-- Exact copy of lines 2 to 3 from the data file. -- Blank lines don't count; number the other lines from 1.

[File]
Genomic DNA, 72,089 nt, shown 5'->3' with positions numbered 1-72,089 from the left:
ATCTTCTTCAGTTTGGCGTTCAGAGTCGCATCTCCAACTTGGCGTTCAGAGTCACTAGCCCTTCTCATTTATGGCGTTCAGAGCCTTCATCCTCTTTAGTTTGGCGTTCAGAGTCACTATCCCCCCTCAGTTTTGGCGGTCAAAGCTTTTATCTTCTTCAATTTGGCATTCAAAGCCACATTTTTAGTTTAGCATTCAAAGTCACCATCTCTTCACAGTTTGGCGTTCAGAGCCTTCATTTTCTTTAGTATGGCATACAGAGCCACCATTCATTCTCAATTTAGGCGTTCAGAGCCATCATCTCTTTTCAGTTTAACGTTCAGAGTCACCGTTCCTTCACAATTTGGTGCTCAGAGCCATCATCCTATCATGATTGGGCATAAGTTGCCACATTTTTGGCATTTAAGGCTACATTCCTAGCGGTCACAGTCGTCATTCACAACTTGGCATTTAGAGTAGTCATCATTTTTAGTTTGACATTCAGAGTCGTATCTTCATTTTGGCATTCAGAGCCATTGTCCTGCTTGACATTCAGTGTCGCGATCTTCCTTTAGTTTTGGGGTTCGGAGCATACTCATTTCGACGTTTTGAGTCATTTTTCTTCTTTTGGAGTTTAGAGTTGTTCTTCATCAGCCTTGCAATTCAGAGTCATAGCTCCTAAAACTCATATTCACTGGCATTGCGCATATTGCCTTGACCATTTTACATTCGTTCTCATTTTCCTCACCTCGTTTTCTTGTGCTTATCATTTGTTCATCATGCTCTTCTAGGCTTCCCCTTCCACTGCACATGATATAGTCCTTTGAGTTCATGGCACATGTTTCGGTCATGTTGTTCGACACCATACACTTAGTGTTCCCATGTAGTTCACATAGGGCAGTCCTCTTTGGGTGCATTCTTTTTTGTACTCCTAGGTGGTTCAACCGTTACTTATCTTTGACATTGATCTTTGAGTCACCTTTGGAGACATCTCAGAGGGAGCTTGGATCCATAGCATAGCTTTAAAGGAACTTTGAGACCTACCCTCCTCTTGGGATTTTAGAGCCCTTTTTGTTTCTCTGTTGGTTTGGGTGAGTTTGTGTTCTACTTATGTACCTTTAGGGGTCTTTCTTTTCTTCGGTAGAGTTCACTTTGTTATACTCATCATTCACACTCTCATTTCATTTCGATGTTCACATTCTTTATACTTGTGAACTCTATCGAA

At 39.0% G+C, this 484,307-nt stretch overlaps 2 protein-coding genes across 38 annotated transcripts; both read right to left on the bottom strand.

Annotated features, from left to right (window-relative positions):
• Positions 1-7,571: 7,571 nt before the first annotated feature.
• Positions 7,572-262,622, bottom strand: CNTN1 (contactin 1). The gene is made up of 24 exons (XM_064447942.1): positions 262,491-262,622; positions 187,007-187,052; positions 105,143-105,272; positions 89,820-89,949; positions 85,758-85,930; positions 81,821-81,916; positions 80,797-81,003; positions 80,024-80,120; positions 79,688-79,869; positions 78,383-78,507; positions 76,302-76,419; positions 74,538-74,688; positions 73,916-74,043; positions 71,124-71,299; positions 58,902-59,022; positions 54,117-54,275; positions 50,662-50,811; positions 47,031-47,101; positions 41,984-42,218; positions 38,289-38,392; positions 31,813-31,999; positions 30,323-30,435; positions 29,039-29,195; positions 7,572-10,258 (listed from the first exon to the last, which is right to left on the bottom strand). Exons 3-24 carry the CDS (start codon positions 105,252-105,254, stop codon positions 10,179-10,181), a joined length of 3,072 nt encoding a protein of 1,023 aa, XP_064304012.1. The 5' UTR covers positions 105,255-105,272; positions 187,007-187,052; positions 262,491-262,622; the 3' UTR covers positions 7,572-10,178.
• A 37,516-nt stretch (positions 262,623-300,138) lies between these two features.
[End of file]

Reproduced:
ATCTTCTTCAGTTTGGCGTTCAGAGTCGCATCTCCAACTTGGCGTTCAGAGTCACTAGCCCTTCTCATTTATGGCGTTCAGAGCCTTCATCCTCTTTAGTTTGGCGTTCAGAGTCACTATCCCCCCTCAGTTTTGGCGGTCAAAGCTTTTATCTTCTTCAATTTGGCATTCAAAGCCACATTTTTAGTTTAGCATTCAAAGTCACCATCTCTTCACAGTTTGGCGTTCAGAGCCTTCATTTTCTTTAGTATGGCATACAGAGCCACCATTCATTCTCAATTTAGGCGTTCAGAGCCATCATCTCTTTTCAGTTTAACGTTCAGAGTCACCGTTCCTTCACAATTTGGTGCTCAGAGCCATCATCCTATCATGATTGGGCATAAGTTGCCACATTTTTGGCATTTAAGGCTACATTCCTAGCGGTCACAGTCGTCATTCACAACTTGGCATTTAGAGTAGTCATCATTTTTAGTTTGACATTCAGAGTCGTATCTTCATTTTGGCATTCAGAGCCATTGTCCTGCTTGACATTCAGTGTCGCGATCTTCCTTTAGTTTTGGGGTTCGGAGCATACTCATTTCGACGTTTTGAGTCATTTTTCTTCTTTTGGAGTTTAGAGTTGTTCTTCATCAGCCTTGCAATTCAGAGTCATAGCTCCTAAAACTCATATTCACTGGCATTGCGCATATTGCCTTGACCATTTTACATTCGTTCTCATTTTCCTCACCTCGTTTTCTTGTGCTTATCATTTGTTCATCATGCTCTTCTAGGCTTCCCCTTCCACTGCACATGATATAGTCCTTTGAGTTCATGGCACATGTTTCGGTCATGTTGTTCGACACCATACACTTAGTGTTCCCATGTAGTTCACATAGGGCAGTCCTCTTTGGGTGCATTCTTTTTTGTACTCCTAGGTGGTTCAACCGTTACTTATCTTTGACATTGATCTTTGAGTCACCTTTGGAGACATCTCAGAGGGAGCTTGGATCCATAGCATAGCTTTAAAGGAACTTTGAGACCTACCCTCCTCTTGGGATTTTAGAGCCCTTTTTGTTTCTCTGTTGGTTTGGGTGAGTTTGTGTTCTACTTATGTACCTTTAGGGGTCTTTCTTTTCTTCGGTAGAGTTCACTTTGTTATACTCATCATTCACACTCTCATTTCATTTCGATGTTCACATTCTTTATACTTGTGAACTCTATCGAA

At 39.0% G+C, this 484,307-nt stretch overlaps 2 protein-coding genes across 38 annotated transcripts; both read right to left on the bottom strand.